A contemporary newspaper reported, “No soldiers paraded, no trumpets blared, no drums rolled out an elegy. But throughout the Western World last week a mighty marching tune reverberated. Sir Edward Elgar, 76, was dead on 23 February 1934.” During an operation on 8 October 1933, doctors had discovered that the sciatic pain from which he suffered was caused by inoperable colorectal cancer.
Apparently, Elgar told his consulting doctor Arthur Thomson, “that he had no faith in an afterlife… I believe there is nothing but complete oblivion.” His condition quickly worsened, and he left a symphonic work and an opera incomplete. He died, after being given the last sacrament, on 23 February 1934. Elgar was born in the village of Lower Broadheath, in the Malvern Hills district of Worcestershire, England, and he wanted to be buried there. He made his daughter promise to not give him a pompous London funeral but to bring his body home. True to his wishes, he was buried next to his wife at St Wulstan’s Roman Catholic Church in Little Malvern.
Edward Elgar: Enigma Variations, “Nimrod”
Elgar had struggled with a variety of health problems throughout his life, including neuralgia, colds and influenzas. A biographer writes, “sometimes he was in bed for a day or two, at other times for much longer. Sometimes he called the doctor; at other times he took the waters at Llandrindod Wells. In early January 1892, Elgar succumbed to a serious viral infection. He initially took to bed for 6 days, but his flu symptoms were getting worse and he first managed to go downstairs only on 26 January. The doctor had to be called a couple more times, and Elgar first stepped outside the house on 7 March, roughly 2 months after the initial infection. In the year prior, Elgar had suffered from severe tonsillitis and was confined to bed in extreme pain. Apparently, the doctor lanced his throat, and Elgar gradually started to recover. His tonsils flared up again in 1918, and Elgar was sent to Sir Stanley Melville in London to have his throat x-rayed. “His tonsils were condemned. Surgeon Mr. Tilley removed them in a nursing home in Dorset Square on 15th March.”
Edward Elgar: “Suite” from the unfinished opera The Spanish Lady, Op. 89
Alice Elgar wrote in her diary, “A long day of suspense as the operation was not till 3 P.M. E. was very calm, & bore the long suspense wonderfully. Then the nurse came & injected something in his arm to dry up saliva &c. Then Sir Maurice fetched him & he went downstairs so simply & cheerfully – A. went down to waiting room & as she entered just caught a glimpse of E. in his blue dressing gown, entering the Theatre – A. spent an anxious horrible 40 mins. Then Sir M. & Tilley came & told her all was well. Sir M. showed her the worst tonsil all over abscess matter & a black stone, pea size, in it. A. not let to go up so went home, returned at 7. found E. in great pain not knowing how to bear it, agonising to A. They gave him an injection & in 10 mins he was sleeping peacefully.”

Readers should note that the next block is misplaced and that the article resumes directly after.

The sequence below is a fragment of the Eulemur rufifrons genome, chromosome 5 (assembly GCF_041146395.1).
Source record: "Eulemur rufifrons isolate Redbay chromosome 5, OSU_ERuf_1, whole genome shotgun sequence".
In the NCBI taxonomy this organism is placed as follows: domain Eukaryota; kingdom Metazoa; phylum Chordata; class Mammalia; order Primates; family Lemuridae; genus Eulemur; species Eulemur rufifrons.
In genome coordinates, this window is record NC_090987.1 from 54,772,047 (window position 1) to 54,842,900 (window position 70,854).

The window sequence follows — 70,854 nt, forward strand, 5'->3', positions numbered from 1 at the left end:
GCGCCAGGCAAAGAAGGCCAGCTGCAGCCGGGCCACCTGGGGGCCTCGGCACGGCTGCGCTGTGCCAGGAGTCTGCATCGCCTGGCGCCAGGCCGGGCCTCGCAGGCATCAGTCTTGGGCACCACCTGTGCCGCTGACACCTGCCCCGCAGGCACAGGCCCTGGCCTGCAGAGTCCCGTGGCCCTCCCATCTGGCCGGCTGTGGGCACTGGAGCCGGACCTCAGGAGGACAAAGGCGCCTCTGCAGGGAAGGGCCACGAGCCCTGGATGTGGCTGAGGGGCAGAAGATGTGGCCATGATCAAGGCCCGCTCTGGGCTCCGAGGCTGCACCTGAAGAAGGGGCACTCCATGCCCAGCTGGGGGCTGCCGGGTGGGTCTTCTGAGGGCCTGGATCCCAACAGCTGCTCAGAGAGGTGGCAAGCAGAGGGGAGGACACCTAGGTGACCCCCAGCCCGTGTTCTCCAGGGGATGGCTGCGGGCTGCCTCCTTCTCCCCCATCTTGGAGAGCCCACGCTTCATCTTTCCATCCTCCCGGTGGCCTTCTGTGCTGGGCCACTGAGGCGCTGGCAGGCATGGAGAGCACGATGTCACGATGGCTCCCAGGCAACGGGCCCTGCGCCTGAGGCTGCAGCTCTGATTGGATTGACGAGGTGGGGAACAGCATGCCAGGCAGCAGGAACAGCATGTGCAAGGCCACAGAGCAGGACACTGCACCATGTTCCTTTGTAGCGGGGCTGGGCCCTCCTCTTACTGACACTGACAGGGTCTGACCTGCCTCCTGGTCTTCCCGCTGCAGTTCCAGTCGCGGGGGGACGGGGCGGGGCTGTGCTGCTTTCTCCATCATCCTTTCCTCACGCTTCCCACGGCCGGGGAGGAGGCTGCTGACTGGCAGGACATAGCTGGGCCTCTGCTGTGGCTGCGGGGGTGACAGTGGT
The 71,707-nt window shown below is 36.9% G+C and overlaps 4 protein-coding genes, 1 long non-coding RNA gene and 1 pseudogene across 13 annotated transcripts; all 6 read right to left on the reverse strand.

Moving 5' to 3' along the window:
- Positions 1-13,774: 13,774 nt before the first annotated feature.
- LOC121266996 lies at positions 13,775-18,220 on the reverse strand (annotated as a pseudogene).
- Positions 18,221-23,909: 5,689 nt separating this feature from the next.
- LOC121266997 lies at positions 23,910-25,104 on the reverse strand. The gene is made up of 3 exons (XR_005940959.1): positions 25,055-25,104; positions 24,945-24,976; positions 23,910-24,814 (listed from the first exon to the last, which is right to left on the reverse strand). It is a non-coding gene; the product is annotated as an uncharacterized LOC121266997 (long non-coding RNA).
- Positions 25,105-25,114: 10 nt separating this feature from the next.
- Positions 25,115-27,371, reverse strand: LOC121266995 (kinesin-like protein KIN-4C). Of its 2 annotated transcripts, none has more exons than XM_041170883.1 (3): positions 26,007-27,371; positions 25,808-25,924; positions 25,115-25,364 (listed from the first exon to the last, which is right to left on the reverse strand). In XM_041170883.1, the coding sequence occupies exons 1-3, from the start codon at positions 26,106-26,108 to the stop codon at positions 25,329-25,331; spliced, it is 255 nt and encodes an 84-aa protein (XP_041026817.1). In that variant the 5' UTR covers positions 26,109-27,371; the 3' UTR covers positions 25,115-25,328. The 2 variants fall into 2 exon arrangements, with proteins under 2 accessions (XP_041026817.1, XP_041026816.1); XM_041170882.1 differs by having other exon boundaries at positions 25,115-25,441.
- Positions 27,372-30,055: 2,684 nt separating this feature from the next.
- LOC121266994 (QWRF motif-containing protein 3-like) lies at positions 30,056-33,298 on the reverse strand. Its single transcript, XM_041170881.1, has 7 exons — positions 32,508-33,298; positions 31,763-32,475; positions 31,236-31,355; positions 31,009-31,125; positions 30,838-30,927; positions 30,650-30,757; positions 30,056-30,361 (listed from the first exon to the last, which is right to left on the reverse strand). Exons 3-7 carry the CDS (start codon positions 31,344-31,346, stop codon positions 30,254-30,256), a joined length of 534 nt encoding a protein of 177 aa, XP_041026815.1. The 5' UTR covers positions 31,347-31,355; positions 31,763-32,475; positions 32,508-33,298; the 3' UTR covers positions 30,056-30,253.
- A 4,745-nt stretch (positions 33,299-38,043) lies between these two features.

Edward Elgar: Severn Suite, Op. 87 (London Symphony Orchestra; Richard Hickox, cond.)
During his retirement, Elgar had composed suites, arrangements and some theatre music, but according to scholars, “his most valuable work lay in the recording studio.” The Gramophone Company headed by Fred Gaisberg had engaged Elgar in conducting the vast majority of his instrumental music. “From the acoustic records of 1914 to the last electric records of 1933, Elgar wholeheartedly cooperated, and the result is a superb series, unrivalled in documentary significance… Elgar only occasionally conducted other composers’ music; in his own he was unmatched for eloquence, vitality and justness of proportion.”
In addition, Elgar was urged to complete the oratorio trilogy in his seventies, but “because of spiritual disillusion, ‘The Last Judgement’ did not come about.” George Bernard Shaw revived Elgar’s interest in opera, and Sir Barry Jackson, the director of the Malvern Festival, was tasked to produce a libretto for “The Spanish Lady” from Ben Jonson’s The Devil is an Ass. And in 1932, the BBC commissioned a Third Symphony, which was left incomplete but has since been reconstructed. Elgar is commemorated in a window based on “The Dream of Gerontius” in Worcester Cathedral and a tablet in Westminster Abbey. In 1938 his birth cottage at Broadheath opened as a museum.
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Edward Elgar: Sketches for Symphony No. 3 elaborated by Anthony Payne